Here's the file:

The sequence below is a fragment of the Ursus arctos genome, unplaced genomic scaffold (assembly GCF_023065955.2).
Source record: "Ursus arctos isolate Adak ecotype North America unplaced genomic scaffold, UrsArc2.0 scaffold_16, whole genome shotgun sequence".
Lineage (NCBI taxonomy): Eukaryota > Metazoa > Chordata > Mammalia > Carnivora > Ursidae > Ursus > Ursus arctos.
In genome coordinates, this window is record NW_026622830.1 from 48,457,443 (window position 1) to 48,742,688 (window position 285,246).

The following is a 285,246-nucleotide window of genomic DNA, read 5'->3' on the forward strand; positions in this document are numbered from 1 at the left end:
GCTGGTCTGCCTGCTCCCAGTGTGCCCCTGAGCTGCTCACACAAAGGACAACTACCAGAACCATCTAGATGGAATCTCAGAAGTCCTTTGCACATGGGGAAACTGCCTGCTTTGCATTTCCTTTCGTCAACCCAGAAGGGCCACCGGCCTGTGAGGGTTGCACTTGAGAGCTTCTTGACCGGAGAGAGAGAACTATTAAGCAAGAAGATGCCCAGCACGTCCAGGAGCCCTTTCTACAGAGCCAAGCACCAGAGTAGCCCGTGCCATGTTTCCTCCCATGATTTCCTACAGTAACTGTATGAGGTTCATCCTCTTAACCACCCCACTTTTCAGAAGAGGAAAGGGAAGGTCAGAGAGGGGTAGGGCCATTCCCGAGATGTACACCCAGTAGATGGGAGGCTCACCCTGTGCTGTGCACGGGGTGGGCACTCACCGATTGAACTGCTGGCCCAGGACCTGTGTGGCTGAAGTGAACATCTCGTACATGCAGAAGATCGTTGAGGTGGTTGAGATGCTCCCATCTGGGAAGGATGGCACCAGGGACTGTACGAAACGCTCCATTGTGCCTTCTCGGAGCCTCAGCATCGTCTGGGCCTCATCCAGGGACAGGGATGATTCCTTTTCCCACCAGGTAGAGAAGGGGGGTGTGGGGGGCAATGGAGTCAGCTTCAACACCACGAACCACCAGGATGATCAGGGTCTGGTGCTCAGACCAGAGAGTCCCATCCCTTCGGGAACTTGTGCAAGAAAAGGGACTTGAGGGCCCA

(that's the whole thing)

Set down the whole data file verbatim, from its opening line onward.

The sequence below is a fragment of the Ursus arctos genome, unplaced genomic scaffold (assembly GCF_023065955.2).
Source record: "Ursus arctos isolate Adak ecotype North America unplaced genomic scaffold, UrsArc2.0 scaffold_16, whole genome shotgun sequence".
Lineage (NCBI taxonomy): Eukaryota > Metazoa > Chordata > Mammalia > Carnivora > Ursidae > Ursus > Ursus arctos.
In genome coordinates, this window is record NW_026622830.1 from 48,457,443 (window position 1) to 48,742,688 (window position 285,246).

The following is a 285,246-nucleotide window of genomic DNA, read 5'->3' on the forward strand; positions in this document are numbered from 1 at the left end:
GCTGGTCTGCCTGCTCCCAGTGTGCCCCTGAGCTGCTCACACAAAGGACAACTACCAGAACCATCTAGATGGAATCTCAGAAGTCCTTTGCACATGGGGAAACTGCCTGCTTTGCATTTCCTTTCGTCAACCCAGAAGGGCCACCGGCCTGTGAGGGTTGCACTTGAGAGCTTCTTGACCGGAGAGAGAGAACTATTAAGCAAGAAGATGCCCAGCACGTCCAGGAGCCCTTTCTACAGAGCCAAGCACCAGAGTAGCCCGTGCCATGTTTCCTCCCATGATTTCCTACAGTAACTGTATGAGGTTCATCCTCTTAACCACCCCACTTTTCAGAAGAGGAAAGGGAAGGTCAGAGAGGGGTAGGGCCATTCCCGAGATGTACACCCAGTAGATGGGAGGCTCACCCTGTGCTGTGCACGGGGTGGGCACTCACCGATTGAACTGCTGGCCCAGGACCTGTGTGGCTGAAGTGAACATCTCGTACATGCAGAAGATCGTTGAGGTGGTTGAGATGCTCCCATCTGGGAAGGATGGCACCAGGGACTGTACGAAACGCTCCATTGTGCCTTCTCGGAGCCTCAGCATCGTCTGGGCCTCATCCAGGGACAGGGATGATTCCTTTTCCCACCAGGTAGAGAAGGGGGGTGTGGGGGGCAATGGAGTCAGCTTCAACACCACGAACCACCAGGATGATCAGGGTCTGGTGCTCAGACCAGAGAGTCCCATCCCTTCGGGAACTTGTGCAAGAAAAGGGACTTGAGGGCCCA